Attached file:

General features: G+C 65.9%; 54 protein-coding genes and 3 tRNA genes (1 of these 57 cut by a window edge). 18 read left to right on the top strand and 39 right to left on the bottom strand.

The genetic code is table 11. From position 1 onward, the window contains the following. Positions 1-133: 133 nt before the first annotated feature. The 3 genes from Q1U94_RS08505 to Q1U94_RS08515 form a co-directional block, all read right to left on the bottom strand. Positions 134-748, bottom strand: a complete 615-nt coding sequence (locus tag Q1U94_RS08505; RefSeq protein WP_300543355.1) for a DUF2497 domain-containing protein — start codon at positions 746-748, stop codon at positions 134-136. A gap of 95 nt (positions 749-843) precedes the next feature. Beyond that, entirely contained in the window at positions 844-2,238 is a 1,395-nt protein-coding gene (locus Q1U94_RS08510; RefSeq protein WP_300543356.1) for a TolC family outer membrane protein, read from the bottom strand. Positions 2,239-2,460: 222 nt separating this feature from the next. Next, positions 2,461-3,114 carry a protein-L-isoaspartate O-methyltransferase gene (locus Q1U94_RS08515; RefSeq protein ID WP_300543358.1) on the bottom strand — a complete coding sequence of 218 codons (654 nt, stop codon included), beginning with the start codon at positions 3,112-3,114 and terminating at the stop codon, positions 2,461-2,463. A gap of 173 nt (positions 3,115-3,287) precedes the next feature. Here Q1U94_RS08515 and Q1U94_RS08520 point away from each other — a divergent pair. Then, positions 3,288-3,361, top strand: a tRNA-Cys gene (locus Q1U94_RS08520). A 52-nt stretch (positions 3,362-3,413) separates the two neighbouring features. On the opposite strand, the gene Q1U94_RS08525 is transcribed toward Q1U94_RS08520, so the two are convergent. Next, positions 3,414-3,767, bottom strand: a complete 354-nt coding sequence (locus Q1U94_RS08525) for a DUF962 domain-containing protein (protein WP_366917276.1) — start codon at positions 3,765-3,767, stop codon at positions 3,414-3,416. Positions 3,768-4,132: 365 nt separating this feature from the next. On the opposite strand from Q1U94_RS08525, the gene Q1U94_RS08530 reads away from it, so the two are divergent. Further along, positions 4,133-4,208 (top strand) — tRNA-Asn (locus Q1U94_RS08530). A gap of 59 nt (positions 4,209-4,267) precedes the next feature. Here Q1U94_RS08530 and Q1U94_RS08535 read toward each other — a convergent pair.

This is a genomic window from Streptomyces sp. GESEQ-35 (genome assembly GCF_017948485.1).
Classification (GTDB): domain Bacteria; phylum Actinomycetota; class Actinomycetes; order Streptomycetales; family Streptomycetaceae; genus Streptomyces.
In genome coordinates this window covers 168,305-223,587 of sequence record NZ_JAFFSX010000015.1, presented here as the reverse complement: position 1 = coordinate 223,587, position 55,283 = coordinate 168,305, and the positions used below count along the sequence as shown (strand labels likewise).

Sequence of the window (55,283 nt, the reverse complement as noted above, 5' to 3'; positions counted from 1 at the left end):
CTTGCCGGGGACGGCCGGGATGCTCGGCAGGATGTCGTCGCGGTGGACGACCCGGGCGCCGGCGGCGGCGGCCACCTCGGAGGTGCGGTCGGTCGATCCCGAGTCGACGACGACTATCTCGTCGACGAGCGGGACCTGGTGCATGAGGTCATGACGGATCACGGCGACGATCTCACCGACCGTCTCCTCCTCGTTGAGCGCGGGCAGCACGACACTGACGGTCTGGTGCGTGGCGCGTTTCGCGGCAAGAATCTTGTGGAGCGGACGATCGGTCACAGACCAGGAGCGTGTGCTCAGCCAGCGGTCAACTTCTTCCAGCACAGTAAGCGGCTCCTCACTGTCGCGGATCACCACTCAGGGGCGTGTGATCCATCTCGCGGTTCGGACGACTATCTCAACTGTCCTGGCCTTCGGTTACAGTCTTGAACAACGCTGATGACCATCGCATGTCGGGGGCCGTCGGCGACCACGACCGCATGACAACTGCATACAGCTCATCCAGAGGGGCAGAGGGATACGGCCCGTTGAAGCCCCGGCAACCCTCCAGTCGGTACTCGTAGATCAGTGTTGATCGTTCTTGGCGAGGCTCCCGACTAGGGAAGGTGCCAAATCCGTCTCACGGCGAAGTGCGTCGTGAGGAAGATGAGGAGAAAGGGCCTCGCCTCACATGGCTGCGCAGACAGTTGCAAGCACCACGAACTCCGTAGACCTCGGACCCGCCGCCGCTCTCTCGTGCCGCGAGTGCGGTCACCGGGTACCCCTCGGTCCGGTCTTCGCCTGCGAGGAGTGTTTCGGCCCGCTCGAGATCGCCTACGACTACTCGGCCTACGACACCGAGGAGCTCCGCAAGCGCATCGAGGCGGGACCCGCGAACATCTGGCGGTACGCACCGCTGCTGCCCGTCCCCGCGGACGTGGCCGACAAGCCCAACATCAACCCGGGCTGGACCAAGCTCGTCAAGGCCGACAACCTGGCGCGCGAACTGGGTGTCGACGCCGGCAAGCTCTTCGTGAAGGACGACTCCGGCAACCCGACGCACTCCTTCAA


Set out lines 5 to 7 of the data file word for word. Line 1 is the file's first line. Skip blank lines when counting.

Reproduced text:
In genome coordinates this window covers 168,305-223,587 of sequence record NZ_JAFFSX010000015.1, presented here as the reverse complement: position 1 = coordinate 223,587, position 55,283 = coordinate 168,305, and the positions used below count along the sequence as shown (strand labels likewise).

Sequence of the window (55,283 nt, the reverse complement as noted above, 5' to 3'; positions counted from 1 at the left end):
CTTGCCGGGGACGGCCGGGATGCTCGGCAGGATGTCGTCGCGGTGGACGACCCGGGCGCCGGCGGCGGCGGCCACCTCGGAGGTGCGGTCGGTCGATCCCGAGTCGACGACGACTATCTCGTCGACGAGCGGGACCTGGTGCATGAGGTCATGACGGATCACGGCGACGATCTCACCGACCGTCTCCTCCTCGTTGAGCGCGGGCAGCACGACACTGACGGTCTGGTGCGTGGCGCGTTTCGCGGCAAGAATCTTGTGGAGCGGACGATCGGTCACAGACCAGGAGCGTGTGCTCAGCCAGCGGTCAACTTCTTCCAGCACAGTAAGCGGCTCCTCACTGTCGCGGATCACCACTCAGGGGCGTGTGATCCATCTCGCGGTTCGGACGACTATCTCAACTGTCCTGGCCTTCGGTTACAGTCTTGAACAACGCTGATGACCATCGCATGTCGGGGGCCGTCGGCGACCACGACCGCATGACAACTGCATACAGCTCATCCAGAGGGGCAGAGGGATACGGCCCGTTGAAGCCCCGGCAACCCTCCAGTCGGTACTCGTAGATCAGTGTTGATCGTTCTTGGCGAGGCTCCCGACTAGGGAAGGTGCCAAATCCGTCTCACGGCGAAGTGCGTCGTGAGGAAGATGAGGAGAAAGGGCCTCGCCTCACATGGCTGCGCAGACAGTTGCAAGCACCACGAACTCCGTAGACCTCGGACCCGCCGCCGCTCTCTCGTGCCGCGAGTGCGGTCACCGGGTACCCCTCGGTCCGGTCTTCGCCTGCGAGGAGTGTTTCGGCCCGCTCGAGATCGCCTACGACTACTCGGCCTACGACACCGAGGAGCTCCGCAAGCGCATCGAGGCGGGACCCGCGAACATCTGGCGGTACGCACCGCTGCTGCCCGTCCCCGCGGACGTGGCCGACAAGCCCAACATCAACCCGGGCTGGACCAAGCTCGTCAAGGCCGACAACCTGGCGCGCGAACTGGGTGTCGACGCCGGCAAGCTCTTCGTGAAGGACGACTCCGGCAACCCGACGCACTCCTTCAA